Celebrating Independence Together

By E. Adam Porter

 

The first week in July, every year, my extended family gathers at the beach in my hometown for a weeklong reunion. It’s a wonderful, relaxing time of sharing life together, filled with the familiar aromas of salt air, sunscreen, and delicious grilled meat; of days spent building sandcastles with the little ones and being buried in the sand; of shared jokes and singing, of snorkeling, fishing, spectacular skimboarding wipeouts, walks on the beach, and magnificent sunsets.

We catch up with each other, talk about days gone by, and pass our collective wisdom along to the young ones. The kids giggle as we demonstrate the stingray shuffle, do their best to listen to our lectures about the dangers of riptides, and experience temporary hearing loss when reminded they need another application of sunblock. We collect shells and sand dollars, spot pods of dolphin, and experience the patience-testing chore of untangling an open reel.

Talking with my brothers and our friends, we recall when we were kids with sandy shorts and pruny fingers, begging for Just Five More Minutes swimming in the water or playing in the sand. Those days really don’t seem so long ago… until my niece runs by, chasing her two-year-old daughter. I glance at my brother, thinking: “Wasn’t that us, just yesterday?”

Mom sits under the umbrella and shares stories about the island the way it used to be. We all chime in, reminiscing about fishing off the city pier and stores with shell parking lots. About coquina concrete and small, single-story homes with jalousie windows. The soda bottle vending machine at the bike shop. Building crab traps in the yard, smoked mullet and fried grouper back when the fishing was really good. Sunday afternoons trading stories with the liveaboards at the marina and weekdays cruising the bay after school.

The nostalgia is hypnotic and cathartic, a welcome port in the storms of life, and an oral history of The Way We Were. As kids, we never realized we were collecting memories, but now we’re passing that torch to our children and grandchildren… or would, if we could get them out of the water (five more minutes, pleeeeeeeeezzz!).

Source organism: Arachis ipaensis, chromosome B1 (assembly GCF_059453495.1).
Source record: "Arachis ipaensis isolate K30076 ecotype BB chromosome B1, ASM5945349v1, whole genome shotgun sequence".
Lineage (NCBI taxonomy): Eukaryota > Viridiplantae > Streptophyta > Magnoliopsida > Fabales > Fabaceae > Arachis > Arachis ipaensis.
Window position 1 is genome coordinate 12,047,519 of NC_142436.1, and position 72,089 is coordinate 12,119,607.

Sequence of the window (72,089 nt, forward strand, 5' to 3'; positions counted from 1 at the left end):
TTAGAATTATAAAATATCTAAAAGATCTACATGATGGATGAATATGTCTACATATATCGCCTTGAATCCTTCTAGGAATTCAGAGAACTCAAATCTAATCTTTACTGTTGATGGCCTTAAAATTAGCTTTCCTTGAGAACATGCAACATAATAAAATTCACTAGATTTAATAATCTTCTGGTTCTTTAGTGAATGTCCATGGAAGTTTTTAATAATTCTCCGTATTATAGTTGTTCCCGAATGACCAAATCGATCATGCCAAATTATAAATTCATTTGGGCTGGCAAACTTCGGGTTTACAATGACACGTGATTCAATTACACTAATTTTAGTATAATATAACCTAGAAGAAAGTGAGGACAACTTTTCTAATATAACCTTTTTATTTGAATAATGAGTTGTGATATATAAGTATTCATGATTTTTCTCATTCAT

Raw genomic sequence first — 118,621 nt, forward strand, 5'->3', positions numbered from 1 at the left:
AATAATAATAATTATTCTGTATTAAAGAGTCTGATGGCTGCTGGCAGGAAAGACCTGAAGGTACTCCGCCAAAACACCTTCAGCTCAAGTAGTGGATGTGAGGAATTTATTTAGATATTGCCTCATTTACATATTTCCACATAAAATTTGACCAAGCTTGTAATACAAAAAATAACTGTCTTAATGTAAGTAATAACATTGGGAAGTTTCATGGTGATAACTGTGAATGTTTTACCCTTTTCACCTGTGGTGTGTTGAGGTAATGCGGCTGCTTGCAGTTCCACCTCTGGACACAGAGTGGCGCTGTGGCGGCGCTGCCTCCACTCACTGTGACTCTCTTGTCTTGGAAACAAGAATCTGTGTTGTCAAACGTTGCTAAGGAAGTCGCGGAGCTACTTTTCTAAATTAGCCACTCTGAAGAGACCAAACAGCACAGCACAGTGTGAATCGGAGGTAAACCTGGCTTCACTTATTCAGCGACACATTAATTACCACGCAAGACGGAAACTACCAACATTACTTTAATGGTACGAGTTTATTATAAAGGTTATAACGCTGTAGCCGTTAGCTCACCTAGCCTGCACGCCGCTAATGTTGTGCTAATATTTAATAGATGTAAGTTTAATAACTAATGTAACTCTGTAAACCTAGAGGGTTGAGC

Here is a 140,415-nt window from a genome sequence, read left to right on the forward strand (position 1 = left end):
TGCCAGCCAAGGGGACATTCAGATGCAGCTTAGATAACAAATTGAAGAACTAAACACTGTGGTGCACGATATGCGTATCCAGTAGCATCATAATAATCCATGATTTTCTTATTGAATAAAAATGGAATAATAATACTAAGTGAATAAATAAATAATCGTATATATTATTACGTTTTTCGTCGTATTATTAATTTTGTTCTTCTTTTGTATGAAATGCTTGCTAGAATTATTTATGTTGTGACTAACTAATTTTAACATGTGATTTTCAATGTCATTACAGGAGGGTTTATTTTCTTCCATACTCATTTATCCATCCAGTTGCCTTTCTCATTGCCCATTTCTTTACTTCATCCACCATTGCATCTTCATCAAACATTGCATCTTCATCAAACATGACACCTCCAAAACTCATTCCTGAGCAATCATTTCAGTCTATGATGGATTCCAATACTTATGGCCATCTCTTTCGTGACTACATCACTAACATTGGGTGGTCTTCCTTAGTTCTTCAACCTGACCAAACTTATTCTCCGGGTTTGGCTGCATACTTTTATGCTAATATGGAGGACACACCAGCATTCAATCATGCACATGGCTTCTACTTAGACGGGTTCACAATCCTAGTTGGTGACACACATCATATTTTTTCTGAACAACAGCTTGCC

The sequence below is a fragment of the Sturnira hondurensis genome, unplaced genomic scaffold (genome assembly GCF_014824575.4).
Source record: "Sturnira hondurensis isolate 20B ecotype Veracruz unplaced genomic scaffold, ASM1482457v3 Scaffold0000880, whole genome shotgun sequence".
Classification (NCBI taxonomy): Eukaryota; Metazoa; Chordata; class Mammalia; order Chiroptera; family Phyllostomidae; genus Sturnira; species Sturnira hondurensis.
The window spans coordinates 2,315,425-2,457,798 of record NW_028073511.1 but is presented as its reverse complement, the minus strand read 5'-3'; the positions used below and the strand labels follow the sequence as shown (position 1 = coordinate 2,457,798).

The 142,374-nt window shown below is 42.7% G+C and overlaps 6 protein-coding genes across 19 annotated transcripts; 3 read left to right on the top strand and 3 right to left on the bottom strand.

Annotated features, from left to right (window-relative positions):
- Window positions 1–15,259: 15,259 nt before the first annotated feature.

During this week, on July 4th, my family comes together with everyone on the island and across the country to commemorate our Founding Fathers’ Declaration of Independence from tyranny. It is, for the kids and for me, one of the best days of Family Beach Week, every year.

The celebration begins with the annual Independence Day Parade, watching the Privateers cruise their benevolent pirate ship down the main drag, tossing beads and firing their water cannons. Far below, on the sidewalk, the kids — armed to the teeth with Super Soakers — give as good as they get.

Later that evening, thousands of tourists and locals line the strand to enjoy one of the most impressive fireworks displays anywhere. Seven miles of sky flowers paint the twilight with booming radiance from horizon to horizon. Beneath that technicolor sky, the kids laugh and dance and sing, waving sparklers to write their names on the night.

Once again, watching them takes me back. When I lean forward to offer a few terse warnings about firework safety, I hear echoes of my parents. And that gets me thinking about how time and circumstance transforms accident-prone children gleefully waving flaming sticks into parents who repeat cautionary tales before lighting similar sticks for their own kids.

Further up the beach, close to the water line, the older teens and twenty-somethings have their own lighters, as well as much larger and more dynamic flaming sticks. The older adults toss them a few cursory safety tips, which they largely ignore. They’ve heard it all before. Soon, though, someone hollers and comes running for some ice from the cooler. We old guys glance at each other and grin. Sometimes, singed fingers are the best way to reinforce the correlation of responsibility and freedom.

And, that gets me thinking about the birthright our Founding Fathers have passed down to us. Defending our Independence is a shared responsibility, a commission handed down by that first generation of Americans. The Founders declared that freedom is every human’s indisputable right. Then they risked everything to prove it, because maintaining freedom requires personal responsibility. Something I remind my boys at every opportunity. Independence is the right of every person, and it’s worth celebrating. It’s also worth defending… I’m glad we’re able to do both together.

Happy Independence Day. 

 

 

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